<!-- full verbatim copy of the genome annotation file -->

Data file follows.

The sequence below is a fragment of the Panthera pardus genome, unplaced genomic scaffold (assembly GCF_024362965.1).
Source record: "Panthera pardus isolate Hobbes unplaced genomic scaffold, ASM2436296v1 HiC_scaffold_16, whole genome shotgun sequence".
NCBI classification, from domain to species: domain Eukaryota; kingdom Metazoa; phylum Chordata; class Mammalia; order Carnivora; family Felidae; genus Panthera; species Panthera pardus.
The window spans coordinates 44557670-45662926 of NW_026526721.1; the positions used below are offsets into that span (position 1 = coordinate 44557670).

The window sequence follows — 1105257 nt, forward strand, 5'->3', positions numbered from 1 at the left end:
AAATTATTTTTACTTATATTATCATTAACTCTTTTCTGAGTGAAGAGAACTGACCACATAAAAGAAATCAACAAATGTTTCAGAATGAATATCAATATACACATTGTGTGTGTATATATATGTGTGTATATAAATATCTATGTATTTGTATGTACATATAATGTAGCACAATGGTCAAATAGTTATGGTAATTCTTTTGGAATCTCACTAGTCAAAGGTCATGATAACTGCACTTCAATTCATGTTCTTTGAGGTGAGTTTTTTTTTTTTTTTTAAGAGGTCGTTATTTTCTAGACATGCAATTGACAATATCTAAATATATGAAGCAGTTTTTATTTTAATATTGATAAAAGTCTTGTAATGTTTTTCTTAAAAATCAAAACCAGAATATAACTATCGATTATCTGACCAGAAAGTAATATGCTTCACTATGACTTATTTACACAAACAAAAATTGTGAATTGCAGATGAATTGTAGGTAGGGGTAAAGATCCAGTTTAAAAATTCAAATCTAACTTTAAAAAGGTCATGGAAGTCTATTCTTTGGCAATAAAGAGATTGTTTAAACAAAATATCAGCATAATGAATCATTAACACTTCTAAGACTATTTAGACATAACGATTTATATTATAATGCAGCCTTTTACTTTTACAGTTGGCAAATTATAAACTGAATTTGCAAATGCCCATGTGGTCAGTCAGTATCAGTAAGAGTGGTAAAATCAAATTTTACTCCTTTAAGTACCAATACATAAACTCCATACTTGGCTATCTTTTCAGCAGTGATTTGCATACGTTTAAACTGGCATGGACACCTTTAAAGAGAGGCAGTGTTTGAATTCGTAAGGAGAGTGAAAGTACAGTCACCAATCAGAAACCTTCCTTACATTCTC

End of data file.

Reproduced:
The sequence below is a fragment of the Panthera pardus genome, unplaced genomic scaffold (assembly GCF_024362965.1).
Source record: "Panthera pardus isolate Hobbes unplaced genomic scaffold, ASM2436296v1 HiC_scaffold_16, whole genome shotgun sequence".
NCBI classification, from domain to species: domain Eukaryota; kingdom Metazoa; phylum Chordata; class Mammalia; order Carnivora; family Felidae; genus Panthera; species Panthera pardus.
The window spans coordinates 44557670-45662926 of NW_026526721.1; the positions used below are offsets into that span (position 1 = coordinate 44557670).

The window sequence follows — 1105257 nt, forward strand, 5'->3', positions numbered from 1 at the left end:
AAATTATTTTTACTTATATTATCATTAACTCTTTTCTGAGTGAAGAGAACTGACCACATAAAAGAAATCAACAAATGTTTCAGAATGAATATCAATATACACATTGTGTGTGTATATATATGTGTGTATATAAATATCTATGTATTTGTATGTACATATAATGTAGCACAATGGTCAAATAGTTATGGTAATTCTTTTGGAATCTCACTAGTCAAAGGTCATGATAACTGCACTTCAATTCATGTTCTTTGAGGTGAGTTTTTTTTTTTTTTTTAAGAGGTCGTTATTTTCTAGACATGCAATTGACAATATCTAAATATATGAAGCAGTTTTTATTTTAATATTGATAAAAGTCTTGTAATGTTTTTCTTAAAAATCAAAACCAGAATATAACTATCGATTATCTGACCAGAAAGTAATATGCTTCACTATGACTTATTTACACAAACAAAAATTGTGAATTGCAGATGAATTGTAGGTAGGGGTAAAGATCCAGTTTAAAAATTCAAATCTAACTTTAAAAAGGTCATGGAAGTCTATTCTTTGGCAATAAAGAGATTGTTTAAACAAAATATCAGCATAATGAATCATTAACACTTCTAAGACTATTTAGACATAACGATTTATATTATAATGCAGCCTTTTACTTTTACAGTTGGCAAATTATAAACTGAATTTGCAAATGCCCATGTGGTCAGTCAGTATCAGTAAGAGTGGTAAAATCAAATTTTACTCCTTTAAGTACCAATACATAAACTCCATACTTGGCTATCTTTTCAGCAGTGATTTGCATACGTTTAAACTGGCATGGACACCTTTAAAGAGAGGCAGTGTTTGAATTCGTAAGGAGAGTGAAAGTACAGTCACCAATCAGAAACCTTCCTTACATTCTC